The 59th Prague Spring International Music Festival 2004 is underway in the Czech capital. This year's highlights include celebrations of the centenary of the great Czech composer Antonin Dvorak and performances by his great grandson Josef Suk and Czech mezzo-soprano Magdalena Kozena. For the first time this year, the festival introduces a smaller series of late-night concerts called "concerts without a break and without a jacket" to take place in a more relaxed atmosphere. The Prague Spring Music Festival annually attracts thousands of visitors from both at home and abroad.
The government's human rights commissioner Jan Jarab says the Czech Republic's human rights record is improving but there is still much to be done. In his 2003 report, which the government is to debate on Wednesday, Mr. Jarab says that some progress has been made in fighting discrimination and racially motivated crimes but, the situation still varies in different regions. In particular, Mr. Jarab stresses the need to protect the rights of children and people receiving institutionalized care, who are not in a position to defend themselves or call attention to their suffering.
At a weekend conference of the Communist party Miroslav Grebenicek
successfully defended his position as party leader, withstanding pressure
for reform by his main rival Miloslav Ransdorf. Mr. Ransdorf advocated the
need for a radical transformation which would enable the party to come out
of isolation. Disappointed by his defeat, Mr. Ransdorf did not seek
re-election as deputy chairman. Four of the five newly elected deputy
chairmen are also in favour of retaining the status quo.
Political analysts say the outcome of the conference is not surprising since in recent years support for the party has grown. Although the communists are currently the second strongest party on the Czech political scene, their chances of entering government are nil since no other parliamentary party will cooperate with them on that level.
The Czech communist party is holding its annual conference in Ceske Budejovice this weekend with several senior party posts up for re-election. Miroslav Grebenicek, who is expected to retain his leadership of the party, said in his opening address on Saturday that the party was ready to enter government and "tame" what he described as "rampant capitalism" in the Czech Republic. He said present day capitalism had been "unleashed from the chain of the welfare state" and slammed the Social Democrats for allegedly deserting their election manifesto. Although the Communists are currently the second strongest party on the Czech political scene no other party is willing to cooperate with them in government.
Vaclav Havel has had to cancel his appearance at the opening night of a production of his play Pokuseni, or Temptation, at Prague's Estates Theatre; the former president is suffering from a lung inflammation, the latest bout of a bronchial illness which has been afflicting him for several years. Seven years ago Mr Havel, formerly a heavy smoker, had part of his right lung removed because of cancer.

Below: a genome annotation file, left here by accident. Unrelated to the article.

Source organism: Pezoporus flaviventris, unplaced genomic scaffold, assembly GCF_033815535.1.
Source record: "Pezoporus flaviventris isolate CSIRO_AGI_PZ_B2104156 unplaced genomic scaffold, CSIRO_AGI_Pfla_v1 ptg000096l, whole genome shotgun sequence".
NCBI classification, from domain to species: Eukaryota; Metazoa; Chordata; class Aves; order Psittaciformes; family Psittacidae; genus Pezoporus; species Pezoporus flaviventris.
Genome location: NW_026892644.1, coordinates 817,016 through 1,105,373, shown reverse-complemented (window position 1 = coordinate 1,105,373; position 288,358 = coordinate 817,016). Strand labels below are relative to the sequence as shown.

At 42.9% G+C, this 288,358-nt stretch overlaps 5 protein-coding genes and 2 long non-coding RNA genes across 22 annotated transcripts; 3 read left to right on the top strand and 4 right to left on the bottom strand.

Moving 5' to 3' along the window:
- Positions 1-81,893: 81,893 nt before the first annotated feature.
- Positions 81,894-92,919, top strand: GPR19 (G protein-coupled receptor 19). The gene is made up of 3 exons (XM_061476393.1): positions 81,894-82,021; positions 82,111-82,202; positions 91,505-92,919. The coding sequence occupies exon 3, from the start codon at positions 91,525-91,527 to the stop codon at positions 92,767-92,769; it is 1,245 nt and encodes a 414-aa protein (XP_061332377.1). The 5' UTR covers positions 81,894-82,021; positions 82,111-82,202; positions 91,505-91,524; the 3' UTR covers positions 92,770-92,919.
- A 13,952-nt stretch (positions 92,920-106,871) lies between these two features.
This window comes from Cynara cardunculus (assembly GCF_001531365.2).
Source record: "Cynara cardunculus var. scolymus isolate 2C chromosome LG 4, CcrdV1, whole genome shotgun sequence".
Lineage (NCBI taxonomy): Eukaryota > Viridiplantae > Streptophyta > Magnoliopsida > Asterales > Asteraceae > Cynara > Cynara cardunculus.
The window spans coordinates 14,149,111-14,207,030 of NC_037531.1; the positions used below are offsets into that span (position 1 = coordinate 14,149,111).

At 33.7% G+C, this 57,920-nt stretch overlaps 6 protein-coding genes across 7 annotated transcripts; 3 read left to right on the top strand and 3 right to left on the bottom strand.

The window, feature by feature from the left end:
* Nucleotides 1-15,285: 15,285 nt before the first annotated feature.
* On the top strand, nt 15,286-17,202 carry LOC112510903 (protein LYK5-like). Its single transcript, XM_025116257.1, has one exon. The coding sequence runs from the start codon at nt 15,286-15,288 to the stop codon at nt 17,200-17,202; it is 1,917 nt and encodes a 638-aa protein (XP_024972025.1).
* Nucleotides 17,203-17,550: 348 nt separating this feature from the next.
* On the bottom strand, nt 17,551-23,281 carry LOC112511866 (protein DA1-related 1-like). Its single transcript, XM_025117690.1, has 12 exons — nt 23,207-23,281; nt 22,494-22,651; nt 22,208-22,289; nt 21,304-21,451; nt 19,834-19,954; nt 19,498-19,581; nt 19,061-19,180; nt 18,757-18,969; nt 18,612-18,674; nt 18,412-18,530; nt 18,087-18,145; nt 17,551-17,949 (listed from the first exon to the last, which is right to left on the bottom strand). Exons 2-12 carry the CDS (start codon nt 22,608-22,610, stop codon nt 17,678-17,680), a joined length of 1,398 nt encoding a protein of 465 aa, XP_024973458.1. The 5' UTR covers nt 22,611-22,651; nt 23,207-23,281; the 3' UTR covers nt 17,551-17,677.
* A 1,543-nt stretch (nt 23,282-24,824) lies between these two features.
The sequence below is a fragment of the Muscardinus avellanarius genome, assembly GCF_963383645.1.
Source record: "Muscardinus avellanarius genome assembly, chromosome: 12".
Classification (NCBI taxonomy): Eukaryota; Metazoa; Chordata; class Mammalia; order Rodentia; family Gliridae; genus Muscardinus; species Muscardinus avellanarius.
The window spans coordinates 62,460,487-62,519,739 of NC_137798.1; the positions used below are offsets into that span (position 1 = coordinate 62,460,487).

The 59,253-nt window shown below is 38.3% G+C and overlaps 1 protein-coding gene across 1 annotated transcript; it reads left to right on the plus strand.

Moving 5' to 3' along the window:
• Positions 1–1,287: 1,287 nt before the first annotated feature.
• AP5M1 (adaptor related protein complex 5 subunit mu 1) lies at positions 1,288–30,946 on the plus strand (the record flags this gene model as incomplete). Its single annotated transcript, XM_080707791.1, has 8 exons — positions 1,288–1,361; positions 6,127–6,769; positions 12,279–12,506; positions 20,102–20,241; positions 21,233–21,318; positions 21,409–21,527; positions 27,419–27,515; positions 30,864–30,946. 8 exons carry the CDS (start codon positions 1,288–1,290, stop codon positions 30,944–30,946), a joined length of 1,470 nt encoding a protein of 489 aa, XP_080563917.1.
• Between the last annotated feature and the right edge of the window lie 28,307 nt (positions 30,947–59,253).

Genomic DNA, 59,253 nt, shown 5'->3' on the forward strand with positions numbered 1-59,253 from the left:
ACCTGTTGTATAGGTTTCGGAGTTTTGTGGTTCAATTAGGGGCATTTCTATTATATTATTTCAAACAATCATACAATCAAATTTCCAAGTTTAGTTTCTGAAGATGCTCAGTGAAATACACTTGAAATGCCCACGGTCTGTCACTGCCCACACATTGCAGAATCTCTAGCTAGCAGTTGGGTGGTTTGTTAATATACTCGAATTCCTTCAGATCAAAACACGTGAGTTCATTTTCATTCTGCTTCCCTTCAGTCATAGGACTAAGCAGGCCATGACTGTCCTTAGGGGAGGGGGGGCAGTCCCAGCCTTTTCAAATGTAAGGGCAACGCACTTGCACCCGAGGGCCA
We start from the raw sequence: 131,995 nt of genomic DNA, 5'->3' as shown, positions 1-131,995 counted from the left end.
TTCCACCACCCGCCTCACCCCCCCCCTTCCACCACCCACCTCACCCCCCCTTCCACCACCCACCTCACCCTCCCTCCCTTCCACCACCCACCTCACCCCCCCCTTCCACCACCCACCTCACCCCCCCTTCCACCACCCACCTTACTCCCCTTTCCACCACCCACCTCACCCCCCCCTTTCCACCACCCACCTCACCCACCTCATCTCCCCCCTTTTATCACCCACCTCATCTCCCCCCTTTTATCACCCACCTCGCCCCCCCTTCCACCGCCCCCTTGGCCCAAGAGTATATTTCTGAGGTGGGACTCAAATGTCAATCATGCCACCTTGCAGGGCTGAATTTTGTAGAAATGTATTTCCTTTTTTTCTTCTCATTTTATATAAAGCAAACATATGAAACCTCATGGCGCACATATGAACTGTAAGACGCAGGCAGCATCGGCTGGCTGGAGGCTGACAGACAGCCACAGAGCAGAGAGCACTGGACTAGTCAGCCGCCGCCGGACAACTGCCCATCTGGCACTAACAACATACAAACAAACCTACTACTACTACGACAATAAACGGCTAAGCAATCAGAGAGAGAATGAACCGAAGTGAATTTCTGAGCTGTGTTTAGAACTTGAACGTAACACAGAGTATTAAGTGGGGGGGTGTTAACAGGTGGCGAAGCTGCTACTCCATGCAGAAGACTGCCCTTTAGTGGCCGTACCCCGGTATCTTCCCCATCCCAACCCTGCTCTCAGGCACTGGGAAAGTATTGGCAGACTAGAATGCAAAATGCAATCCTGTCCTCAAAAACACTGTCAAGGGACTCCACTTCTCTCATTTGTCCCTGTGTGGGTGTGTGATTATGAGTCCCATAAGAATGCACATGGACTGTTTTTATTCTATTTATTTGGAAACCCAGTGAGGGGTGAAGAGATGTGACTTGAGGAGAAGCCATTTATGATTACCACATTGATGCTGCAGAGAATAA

Up to 14 of the 16 football clubs in the Czech first division have had some involvement with bribery, a police source told Friday's edition of the newspaper Mlada fronta Dnes. In the last two weeks, five referees and a senior official from Synot football club have been arrested on charges of match-fixing, in what is being described as the biggest scandal in the history of Czech football. Meanwhile, the chairman of the Czech football association, Jan Obst, said on Thursday he expected police to charge five to seven more people, most of them referees. Police are currently investigating every Czech league game played this season.
A 29-year-old man has been taken to hospital with severe burns after setting himself on fire in the west Bohemian town of Pilsen, police said on Friday. There have been several cases of self-immolation in the Czech Republic since a young man burnt himself to death on Prague's Wenceslas Square in March last year.
The human rights group Amnesty International has issued a report in which it criticises the Czech Republic for insufficient control of arms exports. It said weapons produced in the Czech Republic were sold to states such as Yemen and Sri Lanka with a history of diverting arms to other countries. For its part, the Czech Ministry of Defence said Amnesty International had not put forward a reasonable alternative. A spokesman said the organisation's only suggestion was to cease selling weapons altogether, which was "unrealistic". Meanwhile, the Ministry of Industry and Trade issued a statement on Friday saying it had not authorised any arms exports which contravened European Union regulations.
The culture minister on Iraq's governing council, Mufid al-Jazairi, has asked the Czech culture minister, Pavel Dostal, to send Czech experts to Iraq to help repair damage done to cultural artefacts during the war and during the previous regime. Mr al-Jazairi also held talks in Prague on Friday with Foreign Minister Cyril Svoboda, who has just been released from hospital after injuring his neck in a car crash.
Collapse of Prague footbridge raises concerns regarding state of other bridges
Some like it hot: Czech Republic sees rise in number of household saunas
ANO leader Andrej Babiš appointed Czech prime minister
Czech wage rises continue apace, low earners seeing larger increases
Czech protesters run out of patience as Prague brutalist building faces demolition